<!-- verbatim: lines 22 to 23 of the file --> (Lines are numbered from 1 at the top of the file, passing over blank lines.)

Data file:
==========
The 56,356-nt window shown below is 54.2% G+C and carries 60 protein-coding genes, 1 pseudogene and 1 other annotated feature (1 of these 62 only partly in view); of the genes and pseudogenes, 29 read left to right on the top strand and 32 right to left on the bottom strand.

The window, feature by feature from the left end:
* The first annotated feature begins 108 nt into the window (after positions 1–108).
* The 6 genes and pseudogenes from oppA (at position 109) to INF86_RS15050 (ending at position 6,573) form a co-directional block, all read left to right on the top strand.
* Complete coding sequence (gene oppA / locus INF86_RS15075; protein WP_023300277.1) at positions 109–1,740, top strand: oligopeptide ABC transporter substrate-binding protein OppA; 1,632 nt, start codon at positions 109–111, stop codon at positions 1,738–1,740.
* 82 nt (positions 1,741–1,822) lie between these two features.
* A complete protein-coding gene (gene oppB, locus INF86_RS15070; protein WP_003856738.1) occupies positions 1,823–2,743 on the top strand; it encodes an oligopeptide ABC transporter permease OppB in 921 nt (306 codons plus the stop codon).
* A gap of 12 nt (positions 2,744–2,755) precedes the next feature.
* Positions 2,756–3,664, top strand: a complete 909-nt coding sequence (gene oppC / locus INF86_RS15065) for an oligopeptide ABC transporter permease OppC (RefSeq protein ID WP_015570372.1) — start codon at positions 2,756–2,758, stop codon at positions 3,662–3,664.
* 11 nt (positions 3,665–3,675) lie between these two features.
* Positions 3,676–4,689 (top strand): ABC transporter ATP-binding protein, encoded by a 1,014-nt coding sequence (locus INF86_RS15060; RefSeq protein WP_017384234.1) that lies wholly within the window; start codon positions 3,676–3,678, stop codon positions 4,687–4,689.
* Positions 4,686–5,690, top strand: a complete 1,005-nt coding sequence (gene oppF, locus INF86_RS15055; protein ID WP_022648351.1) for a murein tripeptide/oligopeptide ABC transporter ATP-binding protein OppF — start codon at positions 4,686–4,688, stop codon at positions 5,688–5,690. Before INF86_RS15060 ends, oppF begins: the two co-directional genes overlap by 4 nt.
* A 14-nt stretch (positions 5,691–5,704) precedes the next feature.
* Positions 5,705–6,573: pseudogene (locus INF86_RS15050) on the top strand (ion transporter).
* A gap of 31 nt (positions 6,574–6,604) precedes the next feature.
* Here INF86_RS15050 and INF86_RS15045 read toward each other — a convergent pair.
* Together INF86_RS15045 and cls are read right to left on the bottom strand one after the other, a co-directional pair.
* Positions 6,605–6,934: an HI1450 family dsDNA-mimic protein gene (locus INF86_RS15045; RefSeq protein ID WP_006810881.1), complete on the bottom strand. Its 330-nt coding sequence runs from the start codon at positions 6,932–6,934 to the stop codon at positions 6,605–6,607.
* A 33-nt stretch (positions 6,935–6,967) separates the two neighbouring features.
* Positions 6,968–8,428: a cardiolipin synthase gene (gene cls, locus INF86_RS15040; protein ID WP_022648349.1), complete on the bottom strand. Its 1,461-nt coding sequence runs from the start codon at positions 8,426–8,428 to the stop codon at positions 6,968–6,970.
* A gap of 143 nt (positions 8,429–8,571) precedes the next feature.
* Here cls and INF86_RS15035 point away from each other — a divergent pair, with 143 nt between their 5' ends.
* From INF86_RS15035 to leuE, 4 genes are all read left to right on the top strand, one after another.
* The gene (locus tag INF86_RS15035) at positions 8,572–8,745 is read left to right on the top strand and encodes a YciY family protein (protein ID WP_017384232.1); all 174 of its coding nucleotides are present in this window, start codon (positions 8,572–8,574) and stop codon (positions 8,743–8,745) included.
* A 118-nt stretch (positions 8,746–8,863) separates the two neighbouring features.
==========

* Here cls and INF86_RS15035 point away from each other — a divergent pair, with 143 nt between their 5' ends.
* From INF86_RS15035 to leuE, 4 genes are all read left to right on the top strand, one after another.